2011-07-14

Farewell, DS Homebrew

It’s time for me to say goodbye to the DS. I’ve been working on DS homebrew projects in my spare time since March 2007, and I’ve learned a huge amount doing so. However, I’ve noticed recently that I’m not really learning much from any of the new projects I work on. It’s still hugely enjoyable, particularly now that I can get games whipped up in a few days and polished for release in a few weeks, but I’m just repeating the same patterns in the same language. Worse, there isn’t an audience for DS homebrew any more. The audience, and most of the developers, have moved over to iOS and Android devices. The DS itself is two generations out of date.

To be honest, I wanted to ditch the DS back when Quirky switched to Android development. In fact, I wanted to ditch the DS as soon as Apple announced officially-supported apps for the iPhone. I’ve stuck with it for three reasons:

  • I wanted to see Woopsi through to completion;
  • The iPhone’s input devices aren’t a patch on the DS’ physical buttons for the kind of games I enjoy playing;
  • Having grown up playing Atari, Sega and Nintendo consoles, actually writing software for one fills me with childlike delight.

I’ve achieved everything I set out to with the DS. I’ve written developer tools, libraries and games for a handheld console, and even entered a homebrewing competition. EarthShakerDS placed 7th out of 24 in GBATemp’s homebrew bounty competition, which isn’t bad for a game knocked up in a couple of weeks.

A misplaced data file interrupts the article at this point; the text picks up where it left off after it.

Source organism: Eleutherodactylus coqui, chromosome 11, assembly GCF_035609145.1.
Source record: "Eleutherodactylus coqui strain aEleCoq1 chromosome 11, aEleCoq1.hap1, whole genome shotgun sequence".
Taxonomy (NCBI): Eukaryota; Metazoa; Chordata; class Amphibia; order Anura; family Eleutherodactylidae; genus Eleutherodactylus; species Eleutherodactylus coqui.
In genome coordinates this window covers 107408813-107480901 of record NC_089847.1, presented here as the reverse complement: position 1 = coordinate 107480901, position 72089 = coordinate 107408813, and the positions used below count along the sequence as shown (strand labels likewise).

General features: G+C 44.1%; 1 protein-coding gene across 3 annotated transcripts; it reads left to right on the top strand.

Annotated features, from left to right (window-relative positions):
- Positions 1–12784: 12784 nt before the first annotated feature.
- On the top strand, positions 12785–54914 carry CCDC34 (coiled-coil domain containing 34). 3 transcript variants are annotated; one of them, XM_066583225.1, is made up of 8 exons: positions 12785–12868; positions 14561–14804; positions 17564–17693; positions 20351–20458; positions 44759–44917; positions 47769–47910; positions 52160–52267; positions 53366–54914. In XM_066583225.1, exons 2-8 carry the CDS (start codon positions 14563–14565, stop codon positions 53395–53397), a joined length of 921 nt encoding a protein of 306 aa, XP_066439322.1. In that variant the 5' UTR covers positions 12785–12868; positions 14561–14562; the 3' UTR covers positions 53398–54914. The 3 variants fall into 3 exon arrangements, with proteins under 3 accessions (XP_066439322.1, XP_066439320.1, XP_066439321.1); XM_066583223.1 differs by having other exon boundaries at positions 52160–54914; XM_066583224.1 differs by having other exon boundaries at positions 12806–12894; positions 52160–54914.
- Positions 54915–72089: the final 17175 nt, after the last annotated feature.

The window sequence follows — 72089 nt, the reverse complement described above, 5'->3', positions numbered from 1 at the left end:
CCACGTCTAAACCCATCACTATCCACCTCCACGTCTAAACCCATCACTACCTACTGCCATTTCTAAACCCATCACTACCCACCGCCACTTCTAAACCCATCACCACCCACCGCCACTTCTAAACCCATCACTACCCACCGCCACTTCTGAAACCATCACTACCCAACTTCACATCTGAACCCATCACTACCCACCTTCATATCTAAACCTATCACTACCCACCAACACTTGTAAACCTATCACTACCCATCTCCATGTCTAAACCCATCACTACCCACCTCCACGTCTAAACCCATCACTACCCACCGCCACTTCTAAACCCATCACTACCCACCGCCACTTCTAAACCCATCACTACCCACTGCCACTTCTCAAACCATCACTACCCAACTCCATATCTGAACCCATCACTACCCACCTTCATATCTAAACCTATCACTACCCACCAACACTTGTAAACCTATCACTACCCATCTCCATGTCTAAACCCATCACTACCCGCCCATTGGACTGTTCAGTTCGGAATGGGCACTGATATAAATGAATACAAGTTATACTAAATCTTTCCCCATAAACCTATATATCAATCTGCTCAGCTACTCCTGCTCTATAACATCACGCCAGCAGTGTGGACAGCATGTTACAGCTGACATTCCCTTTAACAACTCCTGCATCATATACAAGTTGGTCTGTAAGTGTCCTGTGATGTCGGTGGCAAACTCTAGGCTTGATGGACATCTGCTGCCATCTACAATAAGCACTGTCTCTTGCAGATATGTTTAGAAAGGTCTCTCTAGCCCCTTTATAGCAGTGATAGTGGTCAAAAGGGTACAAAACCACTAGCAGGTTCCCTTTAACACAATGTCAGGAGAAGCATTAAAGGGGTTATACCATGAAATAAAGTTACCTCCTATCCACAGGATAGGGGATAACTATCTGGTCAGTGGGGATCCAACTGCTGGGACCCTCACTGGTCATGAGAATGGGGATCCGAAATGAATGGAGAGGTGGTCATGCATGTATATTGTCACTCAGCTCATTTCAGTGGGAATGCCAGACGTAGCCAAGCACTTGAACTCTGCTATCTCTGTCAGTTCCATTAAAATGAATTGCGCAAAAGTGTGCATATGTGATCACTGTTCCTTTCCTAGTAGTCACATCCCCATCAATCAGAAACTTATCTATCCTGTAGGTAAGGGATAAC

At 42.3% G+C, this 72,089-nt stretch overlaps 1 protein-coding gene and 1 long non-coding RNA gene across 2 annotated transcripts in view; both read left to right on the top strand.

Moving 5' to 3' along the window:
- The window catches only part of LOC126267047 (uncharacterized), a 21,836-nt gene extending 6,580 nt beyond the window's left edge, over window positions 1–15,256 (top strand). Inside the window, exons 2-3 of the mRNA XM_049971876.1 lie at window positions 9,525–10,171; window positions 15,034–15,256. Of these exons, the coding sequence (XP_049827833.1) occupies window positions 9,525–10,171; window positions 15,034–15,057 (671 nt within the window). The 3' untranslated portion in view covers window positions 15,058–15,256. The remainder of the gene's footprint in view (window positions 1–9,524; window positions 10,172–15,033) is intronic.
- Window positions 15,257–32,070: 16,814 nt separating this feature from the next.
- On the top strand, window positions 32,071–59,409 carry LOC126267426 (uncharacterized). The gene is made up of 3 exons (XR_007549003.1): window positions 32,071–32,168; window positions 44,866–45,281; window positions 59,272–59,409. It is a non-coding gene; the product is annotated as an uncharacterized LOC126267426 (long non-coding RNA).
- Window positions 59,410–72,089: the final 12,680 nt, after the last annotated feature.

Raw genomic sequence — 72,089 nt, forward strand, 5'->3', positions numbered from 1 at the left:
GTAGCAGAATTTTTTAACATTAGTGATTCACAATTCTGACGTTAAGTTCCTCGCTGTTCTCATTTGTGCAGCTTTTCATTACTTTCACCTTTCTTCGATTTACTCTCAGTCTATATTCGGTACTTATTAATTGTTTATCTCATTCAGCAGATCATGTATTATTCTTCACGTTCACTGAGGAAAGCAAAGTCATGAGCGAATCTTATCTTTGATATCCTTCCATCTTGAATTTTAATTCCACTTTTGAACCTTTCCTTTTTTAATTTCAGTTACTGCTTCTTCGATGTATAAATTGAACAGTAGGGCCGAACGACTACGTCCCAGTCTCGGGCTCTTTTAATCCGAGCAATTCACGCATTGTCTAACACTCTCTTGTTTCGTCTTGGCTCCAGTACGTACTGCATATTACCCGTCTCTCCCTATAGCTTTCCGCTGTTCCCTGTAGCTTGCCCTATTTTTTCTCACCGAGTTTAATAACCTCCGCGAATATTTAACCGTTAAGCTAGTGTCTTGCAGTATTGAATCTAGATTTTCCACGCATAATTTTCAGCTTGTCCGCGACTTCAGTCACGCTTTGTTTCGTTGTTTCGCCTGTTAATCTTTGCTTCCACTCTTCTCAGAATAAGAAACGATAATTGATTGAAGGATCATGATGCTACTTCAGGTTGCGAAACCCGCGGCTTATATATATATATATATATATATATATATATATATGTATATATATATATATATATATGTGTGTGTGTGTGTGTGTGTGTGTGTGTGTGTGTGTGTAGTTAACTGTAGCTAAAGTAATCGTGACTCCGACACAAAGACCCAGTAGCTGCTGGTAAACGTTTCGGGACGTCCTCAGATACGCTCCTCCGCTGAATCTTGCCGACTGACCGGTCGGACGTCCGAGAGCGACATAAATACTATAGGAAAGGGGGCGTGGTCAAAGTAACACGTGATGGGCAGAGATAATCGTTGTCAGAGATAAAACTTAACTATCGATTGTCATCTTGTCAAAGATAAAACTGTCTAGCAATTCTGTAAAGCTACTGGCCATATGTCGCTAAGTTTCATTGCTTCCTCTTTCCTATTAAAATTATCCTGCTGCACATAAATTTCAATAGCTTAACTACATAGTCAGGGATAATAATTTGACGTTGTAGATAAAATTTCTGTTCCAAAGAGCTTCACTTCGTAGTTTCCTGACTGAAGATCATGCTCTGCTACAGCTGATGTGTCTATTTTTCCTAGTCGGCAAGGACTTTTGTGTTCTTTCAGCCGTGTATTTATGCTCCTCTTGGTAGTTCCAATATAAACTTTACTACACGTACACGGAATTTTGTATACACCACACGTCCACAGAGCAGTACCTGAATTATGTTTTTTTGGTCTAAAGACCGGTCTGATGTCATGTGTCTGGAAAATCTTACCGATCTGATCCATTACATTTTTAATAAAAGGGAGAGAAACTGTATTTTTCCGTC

It’s time to move on.

I do have a few updates to release before I say goodbye to devKitARM - bugfixes to Woopsi, WoopsiGfx and EarthShakerDS, and Really Bad Eggs will get a final release as soon as the title screen is done. I won’t be starting any new DS projects, though.

Unlike Quirky, I’m switching to Apple development. My current project is to port Really Bad Eggs from C++/DS/SDL to Objective-C/cocos2d. I know that I could just use the C++ version on the Mac, but I want to learn Objective-C. Porting something I’ve recently written seems like a good first project. The game engine and AI are already running; I/O is next in the list.

2011-05-22

EarthShakerDS Release #4

EarthShakerDS has had two releases since the last post. Here’s the latest:

At this point, the game is complete. All levels are in place, a host of bugs have been squashed, everything seems to work as expected, the code is commented and there’s not much left that could be refactored.

I’m quite pleased with the outcome. One of my homebrew heroes is Richard Quirk, who has written about half a dozen fantastic remakes of Spectrum games for the GBA and NDS (and, most recently, Android). I’ve tried to achieve the same level of polish and communicate the same level of affection for the source material that Quirky gets across with his remakes. I don’t know if I succeeded, but I certainly enjoyed the attempt.

All that remains to do is a level editor.

EDIT: Although I commit to source control a lot - Mercurial has changed the way I code more than anything else I can think of - I tend to only commit working code. That means it’s easy to get a working build from just about any revision of the EarthShakerDS repository. I went through a dozen or so revisions at random, built them, and stuck them in the zip below. It’s interesting to see how the game grew and developed over time.